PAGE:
Today, coding education startup Treehouse announced $7 million in series B funding led by Kaplan Ventures.
The site, used by companies like Zaarly and Starter League, helps you learn programming by watching video content made by real teachers. Then, you can practice right inside your web browser with Treehouse code challenges. This model has already attracted 25,000 active students.
According to CEO Ryan Carson, online coding education and hacker schools are becoming the colleges of the future.
“Why spend $250,000 and four years of your life, when you could spend $25/mo for six months and be job-ready on Treehouse?” asks Carson.
“They're creating an education model that massively reduces debt, increases job readiness, and drives value in today's economy. This is exactly what America needs right now,” says Chamath Palihapitiya, founder and managing partner of The Social+Capital Partnership, who also participated in the round.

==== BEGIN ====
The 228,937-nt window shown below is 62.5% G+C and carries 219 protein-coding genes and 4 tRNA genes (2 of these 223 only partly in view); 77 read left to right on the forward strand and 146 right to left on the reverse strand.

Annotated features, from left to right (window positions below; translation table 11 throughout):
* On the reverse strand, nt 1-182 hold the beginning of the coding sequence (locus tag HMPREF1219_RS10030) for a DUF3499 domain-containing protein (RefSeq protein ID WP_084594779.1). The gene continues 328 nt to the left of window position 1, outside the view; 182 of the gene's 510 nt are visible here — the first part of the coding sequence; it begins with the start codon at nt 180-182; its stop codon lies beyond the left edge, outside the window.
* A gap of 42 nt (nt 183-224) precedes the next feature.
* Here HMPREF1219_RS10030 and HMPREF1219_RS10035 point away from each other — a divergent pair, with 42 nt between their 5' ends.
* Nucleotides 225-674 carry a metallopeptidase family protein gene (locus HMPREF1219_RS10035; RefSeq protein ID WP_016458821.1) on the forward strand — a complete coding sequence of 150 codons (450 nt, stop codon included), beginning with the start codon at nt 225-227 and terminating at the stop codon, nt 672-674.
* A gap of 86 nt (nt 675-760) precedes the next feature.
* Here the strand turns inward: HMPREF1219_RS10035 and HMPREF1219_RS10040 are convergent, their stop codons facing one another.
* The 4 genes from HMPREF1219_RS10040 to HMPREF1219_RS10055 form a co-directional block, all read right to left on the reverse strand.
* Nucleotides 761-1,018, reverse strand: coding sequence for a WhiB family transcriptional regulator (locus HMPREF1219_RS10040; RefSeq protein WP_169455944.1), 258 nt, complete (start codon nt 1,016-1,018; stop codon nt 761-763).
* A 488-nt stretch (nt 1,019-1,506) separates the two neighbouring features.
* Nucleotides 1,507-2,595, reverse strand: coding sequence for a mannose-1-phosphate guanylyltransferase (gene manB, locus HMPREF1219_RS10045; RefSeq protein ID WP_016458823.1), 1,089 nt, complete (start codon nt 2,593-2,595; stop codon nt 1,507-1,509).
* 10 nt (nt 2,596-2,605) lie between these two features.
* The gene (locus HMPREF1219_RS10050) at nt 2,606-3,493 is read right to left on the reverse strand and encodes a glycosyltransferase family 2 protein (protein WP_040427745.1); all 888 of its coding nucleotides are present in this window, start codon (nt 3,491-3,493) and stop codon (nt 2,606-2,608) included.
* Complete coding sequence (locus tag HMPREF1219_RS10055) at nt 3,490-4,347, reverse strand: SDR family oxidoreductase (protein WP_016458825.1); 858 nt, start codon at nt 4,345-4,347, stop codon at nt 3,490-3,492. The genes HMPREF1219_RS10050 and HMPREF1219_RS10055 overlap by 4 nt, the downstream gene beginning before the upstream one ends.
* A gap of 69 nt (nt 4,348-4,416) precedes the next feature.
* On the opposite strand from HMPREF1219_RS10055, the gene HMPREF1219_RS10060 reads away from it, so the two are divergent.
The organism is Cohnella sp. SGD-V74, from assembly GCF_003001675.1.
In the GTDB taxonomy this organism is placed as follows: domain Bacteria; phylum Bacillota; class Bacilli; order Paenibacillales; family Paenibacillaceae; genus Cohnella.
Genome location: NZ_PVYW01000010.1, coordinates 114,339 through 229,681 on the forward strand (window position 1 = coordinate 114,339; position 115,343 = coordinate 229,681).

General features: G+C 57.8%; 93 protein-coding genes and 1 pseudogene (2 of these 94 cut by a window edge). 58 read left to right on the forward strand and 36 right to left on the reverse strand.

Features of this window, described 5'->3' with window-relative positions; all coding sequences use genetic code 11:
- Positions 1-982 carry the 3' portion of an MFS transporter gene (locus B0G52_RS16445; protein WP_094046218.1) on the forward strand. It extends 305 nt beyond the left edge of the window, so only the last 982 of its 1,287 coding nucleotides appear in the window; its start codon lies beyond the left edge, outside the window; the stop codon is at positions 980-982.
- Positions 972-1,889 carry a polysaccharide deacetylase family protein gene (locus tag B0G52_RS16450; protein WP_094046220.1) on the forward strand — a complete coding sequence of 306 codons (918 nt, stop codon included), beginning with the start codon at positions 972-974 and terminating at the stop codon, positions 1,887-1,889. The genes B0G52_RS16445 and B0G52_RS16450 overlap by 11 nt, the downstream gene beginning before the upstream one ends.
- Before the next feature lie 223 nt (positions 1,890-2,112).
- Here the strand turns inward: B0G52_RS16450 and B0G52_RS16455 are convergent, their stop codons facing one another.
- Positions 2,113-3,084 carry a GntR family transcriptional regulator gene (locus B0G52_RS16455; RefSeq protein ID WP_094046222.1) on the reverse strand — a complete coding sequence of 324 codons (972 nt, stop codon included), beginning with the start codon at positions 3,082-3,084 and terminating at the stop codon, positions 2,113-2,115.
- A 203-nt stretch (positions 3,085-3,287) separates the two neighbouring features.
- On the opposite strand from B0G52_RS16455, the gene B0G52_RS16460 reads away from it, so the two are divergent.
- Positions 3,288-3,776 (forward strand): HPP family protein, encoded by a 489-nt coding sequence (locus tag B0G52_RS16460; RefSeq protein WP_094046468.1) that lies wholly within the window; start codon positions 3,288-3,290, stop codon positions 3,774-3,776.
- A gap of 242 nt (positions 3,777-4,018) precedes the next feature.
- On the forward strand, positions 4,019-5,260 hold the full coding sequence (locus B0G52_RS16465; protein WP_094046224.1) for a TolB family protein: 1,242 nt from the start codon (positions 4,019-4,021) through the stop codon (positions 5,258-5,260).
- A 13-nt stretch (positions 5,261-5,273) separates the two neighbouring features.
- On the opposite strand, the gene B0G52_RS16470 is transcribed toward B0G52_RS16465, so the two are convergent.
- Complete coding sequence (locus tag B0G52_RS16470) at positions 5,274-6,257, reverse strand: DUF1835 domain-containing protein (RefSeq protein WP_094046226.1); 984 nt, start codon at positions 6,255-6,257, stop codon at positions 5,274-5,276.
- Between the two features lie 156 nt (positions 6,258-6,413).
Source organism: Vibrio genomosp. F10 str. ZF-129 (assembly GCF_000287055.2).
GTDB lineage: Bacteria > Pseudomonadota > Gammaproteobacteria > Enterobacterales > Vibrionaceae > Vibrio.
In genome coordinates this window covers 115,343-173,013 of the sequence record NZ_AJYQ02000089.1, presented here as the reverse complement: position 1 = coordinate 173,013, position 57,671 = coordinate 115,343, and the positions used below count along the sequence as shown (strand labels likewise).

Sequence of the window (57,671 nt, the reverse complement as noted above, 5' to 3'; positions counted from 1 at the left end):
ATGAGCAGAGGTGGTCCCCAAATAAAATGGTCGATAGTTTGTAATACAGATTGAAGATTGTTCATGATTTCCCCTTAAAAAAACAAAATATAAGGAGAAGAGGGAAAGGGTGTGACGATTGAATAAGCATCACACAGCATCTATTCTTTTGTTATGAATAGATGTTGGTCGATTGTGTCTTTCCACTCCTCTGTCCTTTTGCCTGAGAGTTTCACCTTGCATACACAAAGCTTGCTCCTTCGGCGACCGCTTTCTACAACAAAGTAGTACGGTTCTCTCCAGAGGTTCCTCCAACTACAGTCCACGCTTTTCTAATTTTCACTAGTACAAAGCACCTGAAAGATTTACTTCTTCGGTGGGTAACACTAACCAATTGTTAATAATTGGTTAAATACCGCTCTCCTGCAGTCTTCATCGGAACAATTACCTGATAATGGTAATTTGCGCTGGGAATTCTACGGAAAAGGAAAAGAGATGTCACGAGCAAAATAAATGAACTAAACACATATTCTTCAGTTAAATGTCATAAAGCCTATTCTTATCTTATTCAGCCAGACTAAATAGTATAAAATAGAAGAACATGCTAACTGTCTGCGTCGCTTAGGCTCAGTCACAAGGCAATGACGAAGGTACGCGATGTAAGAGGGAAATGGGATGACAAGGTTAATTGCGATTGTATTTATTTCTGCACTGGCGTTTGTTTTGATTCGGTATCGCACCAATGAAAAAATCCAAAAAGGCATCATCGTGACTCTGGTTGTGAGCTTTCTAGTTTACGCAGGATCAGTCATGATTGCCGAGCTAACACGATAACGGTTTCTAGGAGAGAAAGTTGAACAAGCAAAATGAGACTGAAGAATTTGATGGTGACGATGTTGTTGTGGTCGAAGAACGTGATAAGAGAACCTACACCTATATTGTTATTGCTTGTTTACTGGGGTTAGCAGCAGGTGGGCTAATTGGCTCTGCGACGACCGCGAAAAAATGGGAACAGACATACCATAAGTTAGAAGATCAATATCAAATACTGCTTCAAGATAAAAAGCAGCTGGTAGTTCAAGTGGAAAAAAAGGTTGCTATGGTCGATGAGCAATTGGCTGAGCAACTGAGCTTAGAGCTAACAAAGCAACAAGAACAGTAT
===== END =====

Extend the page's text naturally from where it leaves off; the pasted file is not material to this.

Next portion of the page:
Hacker schools generally run for around two months, costing a few thousand dollars, and students are expected to be in the office daily. Treehouse, in contrast, costs $25 per month and asks you to watch five- to ten-minute videos whenever you have the time. The commitment is more flexible, but it also means that students need more self-motivation.
Treehouse, based in Orlando, will use the funding to hire more employees and expand its offerings.